Monday, February 19, 2007

Sunday lunch - a bit differently

Falling Cloudberries is to me like love fulfilled after several hardships. I had wanted to buy this book for ages, I heard so many raving reviews, but after searching tons of bookshops personally, by phone and on-line, near and far, I had to give up my hope of getting it. Until a day came along when I discovered an option which would solve my problem without throwing myself in the hands of credit companies (I'm a credit-phobic, you know), and happily ordered it from amazon.
It arrived on a lovely winter day, just before Christmas (actually as a Christmas present from my parents) and I snuggled down on the sofa with a mug of hot chocolate and started reading. I was enchanted by the pictures and the promising recipes. They all sound so homely and cosy to me, and I could imagine the family dinners they were served at at Tessa's home quite clearly. The chapter about Cyprus is the fondest to my heart as my honeymoon was there and it was truly one of the best weeks of my life.
The moment I open the book fills my heart with peace, and the possibility of living life so peacefully and casually as the book suggests, seems to be within reach. And suddenly a day of pottering in the kitchen seems like the only possible way to spend a Sunday, without feeling guilty of neglecting other chores.
As I had quite lost my "mojo" recently, that was exactly what I needed last weekend. And since the prospect of having another roast meat with potatoes didn't quite appeal, I was looking for something simple, yet very tasty. And so I found this:

Veal loin with mustard, pancetta and cabbage

I had to improvise a "bit", because all I had was a beef loin (I guess, I'm not too familiar with the parts of beef, to be honest) in the freezer which needed using up, and since my local shops don't stock pancetta, I had to be content with bacon.
The meal is very simple to make: fry the piece of meat on some olive oil in a pan, salt and pepper, then smear over some Dijon mustard - again improvisation as I had only hot, not mild as the recipe suggested -, cover with bacon slices and leaves of savoy or Chines cabbage (I used the former) which had been blanched. Now, as I've never seen caul fat here, I elegantly left out this ingredient and just tied up the meat with a piece of string and placed it in the oven for 1.5 hours (could have been a bit longer as it was not veal but we were hungry), turning it over in the meantime and adding a glass of white wine as well.

The result was fantastic, the boring cabbage was lifted to a higher dimension by the marriage of mustard and bacon. In fact, I was sorry I didn't add more leaves, which I certainly will when I make it next time: for there will be a next time, I'm sure.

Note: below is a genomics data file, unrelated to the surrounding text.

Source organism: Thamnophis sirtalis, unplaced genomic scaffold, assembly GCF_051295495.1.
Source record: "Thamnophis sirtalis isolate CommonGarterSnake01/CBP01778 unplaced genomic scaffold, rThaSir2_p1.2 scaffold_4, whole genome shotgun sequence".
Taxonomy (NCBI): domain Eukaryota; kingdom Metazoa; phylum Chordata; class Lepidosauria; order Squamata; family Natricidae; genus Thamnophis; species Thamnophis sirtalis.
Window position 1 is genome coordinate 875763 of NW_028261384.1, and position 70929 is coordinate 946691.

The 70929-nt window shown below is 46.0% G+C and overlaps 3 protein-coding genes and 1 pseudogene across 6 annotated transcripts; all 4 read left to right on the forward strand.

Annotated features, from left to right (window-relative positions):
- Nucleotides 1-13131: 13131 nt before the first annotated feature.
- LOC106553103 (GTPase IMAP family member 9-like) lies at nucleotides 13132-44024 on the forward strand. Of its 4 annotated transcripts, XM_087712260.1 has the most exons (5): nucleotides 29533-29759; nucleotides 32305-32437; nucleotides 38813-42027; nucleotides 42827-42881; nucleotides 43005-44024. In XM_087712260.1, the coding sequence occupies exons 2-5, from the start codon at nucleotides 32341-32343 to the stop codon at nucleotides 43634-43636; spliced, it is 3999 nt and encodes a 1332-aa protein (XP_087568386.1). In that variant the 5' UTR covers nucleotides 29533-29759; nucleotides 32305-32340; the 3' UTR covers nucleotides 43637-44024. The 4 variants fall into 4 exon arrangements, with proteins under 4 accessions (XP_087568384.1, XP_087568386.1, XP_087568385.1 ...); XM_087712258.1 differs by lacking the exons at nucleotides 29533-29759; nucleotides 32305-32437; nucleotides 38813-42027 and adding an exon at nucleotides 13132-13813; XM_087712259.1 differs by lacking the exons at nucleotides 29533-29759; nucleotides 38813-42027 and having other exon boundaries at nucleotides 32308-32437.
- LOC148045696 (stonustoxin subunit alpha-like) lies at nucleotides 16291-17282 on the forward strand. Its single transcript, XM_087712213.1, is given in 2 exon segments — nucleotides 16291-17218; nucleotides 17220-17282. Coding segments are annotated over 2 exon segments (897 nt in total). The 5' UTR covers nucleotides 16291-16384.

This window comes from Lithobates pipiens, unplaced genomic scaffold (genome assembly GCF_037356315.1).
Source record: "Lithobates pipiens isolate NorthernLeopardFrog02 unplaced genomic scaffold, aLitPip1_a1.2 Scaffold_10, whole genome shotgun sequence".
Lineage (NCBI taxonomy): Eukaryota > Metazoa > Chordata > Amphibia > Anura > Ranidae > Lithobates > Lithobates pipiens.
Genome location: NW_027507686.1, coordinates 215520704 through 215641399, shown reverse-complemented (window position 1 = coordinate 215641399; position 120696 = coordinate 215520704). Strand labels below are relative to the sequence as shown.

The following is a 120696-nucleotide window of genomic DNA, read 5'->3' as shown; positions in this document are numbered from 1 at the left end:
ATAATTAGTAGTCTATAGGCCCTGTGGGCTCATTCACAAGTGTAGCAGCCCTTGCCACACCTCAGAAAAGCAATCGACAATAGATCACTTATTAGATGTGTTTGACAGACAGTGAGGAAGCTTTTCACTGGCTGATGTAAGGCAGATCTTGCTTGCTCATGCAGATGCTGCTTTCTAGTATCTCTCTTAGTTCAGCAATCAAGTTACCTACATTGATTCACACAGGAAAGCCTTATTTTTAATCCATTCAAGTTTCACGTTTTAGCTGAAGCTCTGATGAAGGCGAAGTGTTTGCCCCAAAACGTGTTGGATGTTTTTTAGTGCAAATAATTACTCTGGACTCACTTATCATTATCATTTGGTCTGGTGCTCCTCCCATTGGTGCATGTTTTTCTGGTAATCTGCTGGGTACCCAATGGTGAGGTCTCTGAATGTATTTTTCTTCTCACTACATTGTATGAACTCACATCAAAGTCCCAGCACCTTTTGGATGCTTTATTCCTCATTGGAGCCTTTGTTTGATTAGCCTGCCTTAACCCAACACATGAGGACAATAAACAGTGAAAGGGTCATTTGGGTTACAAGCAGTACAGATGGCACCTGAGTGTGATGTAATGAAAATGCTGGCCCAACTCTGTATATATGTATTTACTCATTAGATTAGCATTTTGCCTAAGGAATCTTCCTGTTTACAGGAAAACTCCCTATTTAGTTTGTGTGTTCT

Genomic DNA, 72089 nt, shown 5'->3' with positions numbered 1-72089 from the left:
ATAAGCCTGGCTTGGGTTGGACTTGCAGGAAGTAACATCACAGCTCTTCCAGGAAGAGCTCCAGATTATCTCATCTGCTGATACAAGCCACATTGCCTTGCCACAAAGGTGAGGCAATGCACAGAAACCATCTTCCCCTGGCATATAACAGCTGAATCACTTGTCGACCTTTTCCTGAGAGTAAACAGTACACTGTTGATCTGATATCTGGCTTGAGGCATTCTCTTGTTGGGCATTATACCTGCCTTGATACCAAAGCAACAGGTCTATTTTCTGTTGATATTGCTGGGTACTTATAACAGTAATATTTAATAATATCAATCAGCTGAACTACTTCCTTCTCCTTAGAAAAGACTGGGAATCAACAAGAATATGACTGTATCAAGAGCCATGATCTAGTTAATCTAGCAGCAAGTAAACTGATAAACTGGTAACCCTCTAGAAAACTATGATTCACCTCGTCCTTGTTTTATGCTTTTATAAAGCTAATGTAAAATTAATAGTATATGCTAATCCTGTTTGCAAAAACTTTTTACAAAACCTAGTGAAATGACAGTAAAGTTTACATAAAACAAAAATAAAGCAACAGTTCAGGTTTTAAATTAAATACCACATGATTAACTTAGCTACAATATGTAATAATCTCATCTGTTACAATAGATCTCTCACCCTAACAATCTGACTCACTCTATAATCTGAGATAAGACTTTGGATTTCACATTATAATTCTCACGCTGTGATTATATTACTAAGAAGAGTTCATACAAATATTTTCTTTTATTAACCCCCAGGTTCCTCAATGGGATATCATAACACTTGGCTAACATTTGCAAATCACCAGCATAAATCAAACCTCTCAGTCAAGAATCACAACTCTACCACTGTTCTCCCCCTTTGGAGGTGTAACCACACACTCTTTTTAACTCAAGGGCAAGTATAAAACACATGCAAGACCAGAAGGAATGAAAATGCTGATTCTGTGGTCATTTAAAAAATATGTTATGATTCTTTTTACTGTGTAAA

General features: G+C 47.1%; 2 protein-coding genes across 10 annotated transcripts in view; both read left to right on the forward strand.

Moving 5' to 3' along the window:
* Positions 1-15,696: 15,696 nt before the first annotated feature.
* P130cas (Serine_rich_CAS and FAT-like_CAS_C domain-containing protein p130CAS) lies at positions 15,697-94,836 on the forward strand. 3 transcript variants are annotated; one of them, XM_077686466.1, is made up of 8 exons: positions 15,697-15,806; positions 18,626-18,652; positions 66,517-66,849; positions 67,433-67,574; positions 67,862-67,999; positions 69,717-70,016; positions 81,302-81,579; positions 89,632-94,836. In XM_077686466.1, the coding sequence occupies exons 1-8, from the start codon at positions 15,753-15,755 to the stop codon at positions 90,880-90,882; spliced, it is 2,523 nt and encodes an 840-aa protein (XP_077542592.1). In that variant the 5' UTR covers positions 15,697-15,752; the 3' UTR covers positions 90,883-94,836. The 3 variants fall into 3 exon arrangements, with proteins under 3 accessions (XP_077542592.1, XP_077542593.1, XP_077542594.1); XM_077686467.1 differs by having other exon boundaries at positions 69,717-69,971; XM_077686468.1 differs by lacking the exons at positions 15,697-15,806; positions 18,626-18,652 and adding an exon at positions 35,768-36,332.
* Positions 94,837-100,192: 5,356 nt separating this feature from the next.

I served it with a simple salad of mixed leaves and cherry tomatoes and Bill's olive and rosemary bread. A wonderful combination.

The leftovers were devoured for lunch on Monday and if I may say that, the meat was even better then. Next time I'd make it the day before.

Of course I cannot go past this quickly by Bill's olive and rosemary bread from Every Day. It's a flat bread actually, might even be called a foccaccia, and it's simple and wonderful. The recipe calls for spelt flour which I forgot to buy (I only have wholemeal spelt at home regularly) so I made it from all plain flour.

half a kilo flour
1 tsp honey
300ml tepid water
7 g instant yeast
3 tbsp olive oil
2 tsp sea salt + more for sprinkling
rosemary sprigs and pitted olives

You start by combining half a cup of flour, honey, water and yeast, setting it aside for 10 minutes. Then combine it with all the other ingredients but the rosemary and olives (I did it in the KA) and knead until it is shiny and elastic. Cover and let it rise for about an hour or until doubled in size.
Knock the dough back and leave to rest for 5 minutes. Knead quickly then stretch it out on an oiled baking tray and leave to rest for 30 minutes. Poke holes in the dough, placing a rosemary sprig or olive in all of them, brush with olive oil and sprinkle with salt.

Bake at 220C for 10 minutes, then at 190C for a further 12-25 minutes.
It's a soft, tasty bread and looks like it keeps very well.

Saturday, February 17, 2007

Carnival time!

Just like in many other countries, besides the religious connotations, carnival (farsang) in Hungary marks the weakening reign of winter and the coming of the glorious spring. Although feasts are not as numerous and widespread as they used to be, some regions still keep their traditions alive. One of the most interesting traditions is busójárás , about which you can read here

However, the gastronomical mark of carnival has not been forgotten over the times and doughnuts are still happily made by grandmothers and mothers during this time of the year.
The most popular doughnut is the so-called "ribbon doughnut". The reason for the attribute "ribbon" is that when made properly, there is a lighter circle around the middle of the doughnut.